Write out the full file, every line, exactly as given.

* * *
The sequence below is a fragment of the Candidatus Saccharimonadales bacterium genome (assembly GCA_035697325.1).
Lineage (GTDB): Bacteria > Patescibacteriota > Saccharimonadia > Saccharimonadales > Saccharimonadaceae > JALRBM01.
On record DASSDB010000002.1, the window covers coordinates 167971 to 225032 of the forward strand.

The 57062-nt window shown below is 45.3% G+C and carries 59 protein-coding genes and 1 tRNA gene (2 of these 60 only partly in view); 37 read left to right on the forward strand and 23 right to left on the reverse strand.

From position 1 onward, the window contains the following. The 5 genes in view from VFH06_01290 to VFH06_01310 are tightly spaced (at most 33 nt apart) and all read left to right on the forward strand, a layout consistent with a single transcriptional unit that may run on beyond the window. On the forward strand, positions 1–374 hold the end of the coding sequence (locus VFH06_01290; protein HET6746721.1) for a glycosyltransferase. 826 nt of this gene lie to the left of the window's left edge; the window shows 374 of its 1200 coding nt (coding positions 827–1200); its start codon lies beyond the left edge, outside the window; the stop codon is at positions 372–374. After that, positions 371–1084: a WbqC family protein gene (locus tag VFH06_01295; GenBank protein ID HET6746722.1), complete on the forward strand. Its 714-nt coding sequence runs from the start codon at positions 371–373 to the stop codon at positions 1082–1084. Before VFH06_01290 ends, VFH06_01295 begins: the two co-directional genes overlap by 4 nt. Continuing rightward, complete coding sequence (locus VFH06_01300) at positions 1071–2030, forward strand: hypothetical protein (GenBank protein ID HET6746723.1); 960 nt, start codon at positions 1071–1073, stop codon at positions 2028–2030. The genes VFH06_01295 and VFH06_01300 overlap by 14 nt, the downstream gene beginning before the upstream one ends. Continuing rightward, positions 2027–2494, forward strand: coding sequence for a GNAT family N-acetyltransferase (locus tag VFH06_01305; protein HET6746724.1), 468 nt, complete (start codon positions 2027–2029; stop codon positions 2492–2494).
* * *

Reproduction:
The sequence below is a fragment of the Candidatus Saccharimonadales bacterium genome (assembly GCA_035697325.1).
Lineage (GTDB): Bacteria > Patescibacteriota > Saccharimonadia > Saccharimonadales > Saccharimonadaceae > JALRBM01.
On record DASSDB010000002.1, the window covers coordinates 167971 to 225032 of the forward strand.

The 57062-nt window shown below is 45.3% G+C and carries 59 protein-coding genes and 1 tRNA gene (2 of these 60 only partly in view); 37 read left to right on the forward strand and 23 right to left on the reverse strand.

From position 1 onward, the window contains the following. The 5 genes in view from VFH06_01290 to VFH06_01310 are tightly spaced (at most 33 nt apart) and all read left to right on the forward strand, a layout consistent with a single transcriptional unit that may run on beyond the window. On the forward strand, positions 1–374 hold the end of the coding sequence (locus VFH06_01290; protein HET6746721.1) for a glycosyltransferase. 826 nt of this gene lie to the left of the window's left edge; the window shows 374 of its 1200 coding nt (coding positions 827–1200); its start codon lies beyond the left edge, outside the window; the stop codon is at positions 372–374. After that, positions 371–1084: a WbqC family protein gene (locus tag VFH06_01295; GenBank protein ID HET6746722.1), complete on the forward strand. Its 714-nt coding sequence runs from the start codon at positions 371–373 to the stop codon at positions 1082–1084. Before VFH06_01290 ends, VFH06_01295 begins: the two co-directional genes overlap by 4 nt. Continuing rightward, complete coding sequence (locus VFH06_01300) at positions 1071–2030, forward strand: hypothetical protein (GenBank protein ID HET6746723.1); 960 nt, start codon at positions 1071–1073, stop codon at positions 2028–2030. The genes VFH06_01295 and VFH06_01300 overlap by 14 nt, the downstream gene beginning before the upstream one ends. Continuing rightward, positions 2027–2494, forward strand: coding sequence for a GNAT family N-acetyltransferase (locus tag VFH06_01305; protein HET6746724.1), 468 nt, complete (start codon positions 2027–2029; stop codon positions 2492–2494).